Data with [n] is the number of participants in the corresponding cell. BMI=body mass index, APACHE II=acute physiology and chronic evaluation score, SOFA=sequential organ failure assessment, SAPS III=simplified acute physiology score III, PCT=procalcitonin, CRP=C reactive protein, IL-6=interleukine-6, ProBNP=n-terminal pro-B-type natriuretic peptide, hs-Tn=high sensitive cardiac troponin, AKI=acute kidney injury, CRRT=continuous renal replacement therapy, HR=heart rate, BP=blood pressure, LVD=left ventricular systolic dysfunction, RVD=right ventricular systolic dysfunction, MV=mechanical ventilation, LOS=length of stay, and ICU=intensive care unit.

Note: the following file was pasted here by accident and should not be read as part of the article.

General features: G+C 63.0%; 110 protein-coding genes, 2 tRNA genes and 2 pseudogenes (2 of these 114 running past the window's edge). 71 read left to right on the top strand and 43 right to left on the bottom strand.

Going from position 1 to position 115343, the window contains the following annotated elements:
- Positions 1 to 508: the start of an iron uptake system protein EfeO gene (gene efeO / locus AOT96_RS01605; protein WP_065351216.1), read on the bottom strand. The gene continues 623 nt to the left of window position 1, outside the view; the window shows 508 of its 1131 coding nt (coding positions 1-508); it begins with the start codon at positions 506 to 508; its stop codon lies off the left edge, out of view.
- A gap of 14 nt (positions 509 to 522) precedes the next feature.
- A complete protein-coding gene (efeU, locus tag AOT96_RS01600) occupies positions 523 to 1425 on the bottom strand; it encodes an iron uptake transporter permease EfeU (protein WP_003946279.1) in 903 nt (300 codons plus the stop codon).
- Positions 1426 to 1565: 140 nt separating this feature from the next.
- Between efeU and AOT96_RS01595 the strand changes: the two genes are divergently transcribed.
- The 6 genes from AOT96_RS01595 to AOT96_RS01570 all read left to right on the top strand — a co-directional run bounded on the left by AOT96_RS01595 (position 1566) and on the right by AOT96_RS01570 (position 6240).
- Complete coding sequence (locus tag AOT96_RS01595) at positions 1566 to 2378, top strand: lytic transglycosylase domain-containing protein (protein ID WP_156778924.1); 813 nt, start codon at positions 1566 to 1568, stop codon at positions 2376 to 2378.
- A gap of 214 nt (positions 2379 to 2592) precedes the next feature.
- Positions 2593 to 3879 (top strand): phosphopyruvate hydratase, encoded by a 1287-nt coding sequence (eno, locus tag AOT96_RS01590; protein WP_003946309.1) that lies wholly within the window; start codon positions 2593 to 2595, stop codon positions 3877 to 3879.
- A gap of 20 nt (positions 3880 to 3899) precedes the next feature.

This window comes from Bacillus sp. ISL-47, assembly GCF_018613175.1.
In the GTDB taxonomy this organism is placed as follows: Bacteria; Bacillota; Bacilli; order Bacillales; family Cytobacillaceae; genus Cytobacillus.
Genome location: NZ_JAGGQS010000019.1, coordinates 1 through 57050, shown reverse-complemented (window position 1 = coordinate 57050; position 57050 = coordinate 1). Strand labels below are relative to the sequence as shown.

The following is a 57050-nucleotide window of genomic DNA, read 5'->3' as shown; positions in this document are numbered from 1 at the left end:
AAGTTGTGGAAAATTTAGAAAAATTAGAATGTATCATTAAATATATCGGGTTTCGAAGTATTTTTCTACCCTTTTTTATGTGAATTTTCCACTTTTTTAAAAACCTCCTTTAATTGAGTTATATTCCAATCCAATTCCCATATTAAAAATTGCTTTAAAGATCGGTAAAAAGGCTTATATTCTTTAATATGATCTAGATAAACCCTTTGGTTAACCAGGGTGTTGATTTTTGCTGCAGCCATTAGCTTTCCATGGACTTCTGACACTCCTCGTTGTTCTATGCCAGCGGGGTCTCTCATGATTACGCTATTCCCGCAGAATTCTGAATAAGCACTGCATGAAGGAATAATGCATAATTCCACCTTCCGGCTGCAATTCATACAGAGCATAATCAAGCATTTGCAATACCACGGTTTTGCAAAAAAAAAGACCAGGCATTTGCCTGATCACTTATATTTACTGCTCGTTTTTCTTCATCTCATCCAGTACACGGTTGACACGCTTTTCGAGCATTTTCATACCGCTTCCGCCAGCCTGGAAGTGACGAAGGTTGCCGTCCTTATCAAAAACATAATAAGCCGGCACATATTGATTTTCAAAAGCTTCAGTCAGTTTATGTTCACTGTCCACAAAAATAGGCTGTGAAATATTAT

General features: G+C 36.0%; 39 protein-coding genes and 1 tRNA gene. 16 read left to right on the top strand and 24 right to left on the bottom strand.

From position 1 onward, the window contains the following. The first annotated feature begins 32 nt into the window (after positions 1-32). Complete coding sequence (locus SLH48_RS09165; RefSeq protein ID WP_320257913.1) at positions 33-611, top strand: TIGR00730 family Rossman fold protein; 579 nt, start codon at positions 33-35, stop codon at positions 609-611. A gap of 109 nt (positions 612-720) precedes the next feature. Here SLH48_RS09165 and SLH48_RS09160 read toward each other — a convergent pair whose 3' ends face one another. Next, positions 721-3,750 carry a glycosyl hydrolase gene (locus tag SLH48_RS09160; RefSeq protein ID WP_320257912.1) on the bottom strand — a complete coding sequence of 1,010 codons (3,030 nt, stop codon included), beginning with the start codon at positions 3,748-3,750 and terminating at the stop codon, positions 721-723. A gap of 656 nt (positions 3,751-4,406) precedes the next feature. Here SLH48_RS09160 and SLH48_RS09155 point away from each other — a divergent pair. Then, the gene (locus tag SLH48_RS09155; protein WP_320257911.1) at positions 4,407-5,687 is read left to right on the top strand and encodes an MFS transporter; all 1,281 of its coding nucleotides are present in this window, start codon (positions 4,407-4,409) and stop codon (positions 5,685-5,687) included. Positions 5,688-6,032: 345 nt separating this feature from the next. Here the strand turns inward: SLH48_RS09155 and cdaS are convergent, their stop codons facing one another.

Median hs-cTn was 11ng/L [IQR 4.3–30.7]; hs-cTn was >47ng/L in 30 (21.4%) patients. Compared to patients without myocardial injury, those with hs-cTn>47ng/L had higher median concentrations of procalcitonin (0.25 [IQR 0.14–2.2]mg/dL vs. 0.15 [IQR 0.07–0.44]mg/dL, p=0.016), CRP (21.8 [IQR 13.1–26.7]mg/dL vs. 12.5 [IQR 7.3–21.6]mg/dL, p=0.012), and D-dimer (2600 [IQR 1040–15,120]ng/mL vs. 1100 [IQR 600–1800]ng/mL, p=0.001), and a greater percentage developed shock (43.3% vs. 16.4%, p=0.002), left ventricular systolic dysfunction (31% vs. 3.1%, p=0.000), and acute kidney injury (43.3% vs. 24.5%, p<0.05) (Table 1).